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Conference:  Defcon 31
Authors: Katitza Rodriguez Policy Director for Global Privacy Electronic Frontier Foundation, Bill Budington Senior Staff Technologist Electronic Frontier Foundation

Heads up DEF CON! The future of hacking, cybersecurity, and human rights are at risk as the United Nations negotiates a draft UN cybercrime treaty that has the potential to substantively reshape anti-hacking law around the world. The proposed Treaty could change the game for security researchers and coders like you. With Russia and China playing an initial role in pushing for this treaty, the future for security researchers’s rights could be at risk. Join us as we deep dive into the murky waters of these negotiations, exploring its risks for security and human rights, including the universal criminalization of network and device intrusion without any protections for legitimate security research. The lack of legal shield for security researchers could hinder bug bounties, responsible vulnerability disclosure, and pentesting. We'll discuss the geopolitical complexities, and the vital role you can play. EFF has been on the front lines in Vienna, attending the negotiations and representing the interests of our members since the start, and we need your help. Your insights and experiences are crucial. Together we will review the text, identify new challenges that you may face so we can better understand the community concerns. Let’s champion together a future where security research and human rights can thrive!
Conference:  Defcon 31
Authors: Joe Sullivan CEO of Ukraine Friends

The federal criminal case of United States v. Joseph Sullivan, NDCA 3-20-CR-337 WHO, has been covered and debated quite publicly since I was fired by the new Uber CEO in November 2017, a year after the incident. Most discussion has focused on questions of my guilt or innocence, the culpability of other executives at the company, and the implications of the case for other security executives. Less has been written about the guilt or innocence of those who accessed Uber’s AWS environment in October 2016 and triggered an incident response by emailing me and asking for payment. After we met them, my team and I did not consider those 19- and 20-year-old kids to be criminal actors and treated them as security researchers. Yet both also faced federal criminal charges. During my talk I will review the extraordinary investigation done by my team at Uber and put it into the context of other historical cases we and I had worked on. Whether or not you consider them to be security researchers, there are many lessons to be learned related to the dynamics between researchers and companies and the dynamics between companies and the government.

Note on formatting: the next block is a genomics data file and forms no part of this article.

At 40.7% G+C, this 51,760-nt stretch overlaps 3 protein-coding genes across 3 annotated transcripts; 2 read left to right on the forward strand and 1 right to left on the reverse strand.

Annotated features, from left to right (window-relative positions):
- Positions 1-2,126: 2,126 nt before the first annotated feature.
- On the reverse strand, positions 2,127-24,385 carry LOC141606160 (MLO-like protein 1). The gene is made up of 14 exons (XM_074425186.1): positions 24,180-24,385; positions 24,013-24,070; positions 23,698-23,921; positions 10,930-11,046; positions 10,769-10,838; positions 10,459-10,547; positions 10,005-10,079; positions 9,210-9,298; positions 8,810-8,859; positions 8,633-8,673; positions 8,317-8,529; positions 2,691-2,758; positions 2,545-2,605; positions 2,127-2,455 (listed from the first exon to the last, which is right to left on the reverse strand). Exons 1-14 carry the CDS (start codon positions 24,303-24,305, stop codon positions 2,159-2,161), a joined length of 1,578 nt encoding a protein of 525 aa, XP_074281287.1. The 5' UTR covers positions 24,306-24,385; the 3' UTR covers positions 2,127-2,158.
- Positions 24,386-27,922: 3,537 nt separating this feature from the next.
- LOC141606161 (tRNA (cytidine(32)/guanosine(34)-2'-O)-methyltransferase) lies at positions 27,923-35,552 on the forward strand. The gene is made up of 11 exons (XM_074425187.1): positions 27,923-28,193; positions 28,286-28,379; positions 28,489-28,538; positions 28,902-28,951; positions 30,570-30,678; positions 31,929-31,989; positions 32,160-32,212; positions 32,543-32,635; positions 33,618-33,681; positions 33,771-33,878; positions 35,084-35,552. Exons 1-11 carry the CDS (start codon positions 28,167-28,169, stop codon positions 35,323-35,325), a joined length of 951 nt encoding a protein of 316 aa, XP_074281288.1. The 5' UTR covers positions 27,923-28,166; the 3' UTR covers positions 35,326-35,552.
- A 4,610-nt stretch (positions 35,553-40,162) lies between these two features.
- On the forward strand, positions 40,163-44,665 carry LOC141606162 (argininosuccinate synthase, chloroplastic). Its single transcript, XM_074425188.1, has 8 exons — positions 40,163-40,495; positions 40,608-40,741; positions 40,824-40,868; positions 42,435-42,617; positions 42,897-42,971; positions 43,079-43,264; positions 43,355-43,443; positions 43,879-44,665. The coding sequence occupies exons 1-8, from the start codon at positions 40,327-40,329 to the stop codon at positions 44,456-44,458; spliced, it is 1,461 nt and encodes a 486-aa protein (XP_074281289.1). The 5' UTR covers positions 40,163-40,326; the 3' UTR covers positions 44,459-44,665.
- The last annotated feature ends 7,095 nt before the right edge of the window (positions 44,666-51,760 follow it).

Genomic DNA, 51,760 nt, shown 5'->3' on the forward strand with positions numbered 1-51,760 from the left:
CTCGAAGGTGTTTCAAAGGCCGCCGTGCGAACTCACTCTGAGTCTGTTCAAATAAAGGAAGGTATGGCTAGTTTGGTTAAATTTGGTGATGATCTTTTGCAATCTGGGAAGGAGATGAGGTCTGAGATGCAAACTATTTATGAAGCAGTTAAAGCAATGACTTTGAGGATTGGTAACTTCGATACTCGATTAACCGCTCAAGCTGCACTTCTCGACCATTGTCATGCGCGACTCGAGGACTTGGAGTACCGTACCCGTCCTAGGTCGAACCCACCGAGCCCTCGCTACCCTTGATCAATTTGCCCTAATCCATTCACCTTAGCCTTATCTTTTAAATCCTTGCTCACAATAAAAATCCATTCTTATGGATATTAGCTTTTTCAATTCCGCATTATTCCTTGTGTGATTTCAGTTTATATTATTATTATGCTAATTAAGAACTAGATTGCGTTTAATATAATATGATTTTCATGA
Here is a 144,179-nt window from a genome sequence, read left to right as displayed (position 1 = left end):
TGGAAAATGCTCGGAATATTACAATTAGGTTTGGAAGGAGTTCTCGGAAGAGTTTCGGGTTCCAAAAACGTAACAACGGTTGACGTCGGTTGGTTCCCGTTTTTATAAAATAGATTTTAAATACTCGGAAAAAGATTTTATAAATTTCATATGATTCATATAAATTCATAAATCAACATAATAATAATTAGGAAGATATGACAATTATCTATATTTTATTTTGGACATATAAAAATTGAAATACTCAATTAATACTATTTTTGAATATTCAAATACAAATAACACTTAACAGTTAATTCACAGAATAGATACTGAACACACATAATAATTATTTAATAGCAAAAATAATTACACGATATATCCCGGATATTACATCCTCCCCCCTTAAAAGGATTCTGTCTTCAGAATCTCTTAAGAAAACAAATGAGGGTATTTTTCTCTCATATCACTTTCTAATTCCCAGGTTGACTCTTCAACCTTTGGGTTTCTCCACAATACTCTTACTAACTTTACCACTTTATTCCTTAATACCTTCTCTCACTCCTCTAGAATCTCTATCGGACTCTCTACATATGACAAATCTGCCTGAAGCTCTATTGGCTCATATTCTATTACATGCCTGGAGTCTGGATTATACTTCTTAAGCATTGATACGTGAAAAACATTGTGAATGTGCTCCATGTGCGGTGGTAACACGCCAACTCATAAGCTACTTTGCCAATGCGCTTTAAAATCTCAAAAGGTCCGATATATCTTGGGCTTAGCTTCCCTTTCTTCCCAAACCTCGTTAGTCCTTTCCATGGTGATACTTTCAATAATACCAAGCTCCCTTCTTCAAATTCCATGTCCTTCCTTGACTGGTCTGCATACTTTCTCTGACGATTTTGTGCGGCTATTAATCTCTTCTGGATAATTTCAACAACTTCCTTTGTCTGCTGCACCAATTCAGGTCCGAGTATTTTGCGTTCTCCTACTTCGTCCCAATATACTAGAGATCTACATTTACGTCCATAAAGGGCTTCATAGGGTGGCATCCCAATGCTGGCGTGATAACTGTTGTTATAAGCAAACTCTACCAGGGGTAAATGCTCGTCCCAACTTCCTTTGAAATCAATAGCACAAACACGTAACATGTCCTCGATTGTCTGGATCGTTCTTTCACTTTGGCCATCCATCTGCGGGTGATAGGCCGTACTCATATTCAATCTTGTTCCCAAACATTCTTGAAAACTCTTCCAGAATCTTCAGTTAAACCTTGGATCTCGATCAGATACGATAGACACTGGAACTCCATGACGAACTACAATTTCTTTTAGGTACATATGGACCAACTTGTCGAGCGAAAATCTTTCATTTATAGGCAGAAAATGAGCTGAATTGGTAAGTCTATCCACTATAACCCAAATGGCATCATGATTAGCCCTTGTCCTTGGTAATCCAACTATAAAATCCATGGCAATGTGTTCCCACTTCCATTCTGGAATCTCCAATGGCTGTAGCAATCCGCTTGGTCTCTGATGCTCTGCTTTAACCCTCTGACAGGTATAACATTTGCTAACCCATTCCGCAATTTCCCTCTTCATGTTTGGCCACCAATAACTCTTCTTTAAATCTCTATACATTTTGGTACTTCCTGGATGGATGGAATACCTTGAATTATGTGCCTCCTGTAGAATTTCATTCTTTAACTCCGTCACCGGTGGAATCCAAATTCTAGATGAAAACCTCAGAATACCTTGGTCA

Conference:  Defcon 31
Authors: winn0na Hacker, Policy @DEF CON

Be a member of the jury as two lawyers prosecute and defend a hacker (live on the stand) in a made up scenario. You, the audience, will decide if the hacker was caught in the act, or if the attribution was all a false flag. Learn through the trial what evidence you don’t want to leave behind in an op, what D&R can and should collect, and how criminals who conduct cybercrime actually get prosecuted.
Conference:  Transform X 2022
Authors: Dan Shiebler

Abnormal Security builds ML products that help protect systems against cyber attacks. Dan Schiebler, Head of Machine Learning at Abnormal Security, discusses best practices for building cybercrime detection algorithms. In this session, Schiebler covesr how to design, monitor, and launch resilient ML systems and how to train ML models on production issues. He talks about the different types of problems that production ML systems can encounter, including features that become unavailable because of upstream data issues, distribution changes, or features that become stale. Schiebler addresses the different types of iteration loops in most companies—online vs offline—and how that plays into testing and training, as well as the company’s ablity to tolerate risk. Historical logs and data also play a key role. Before joining Abnormal, Schiebler worked at Twitter: first as an ML Researcher working on recommendation systems, and then as the Head of Web Ads Machine Learning. Before Twitter, he built smartphone sensor algorithms at TrueMotion.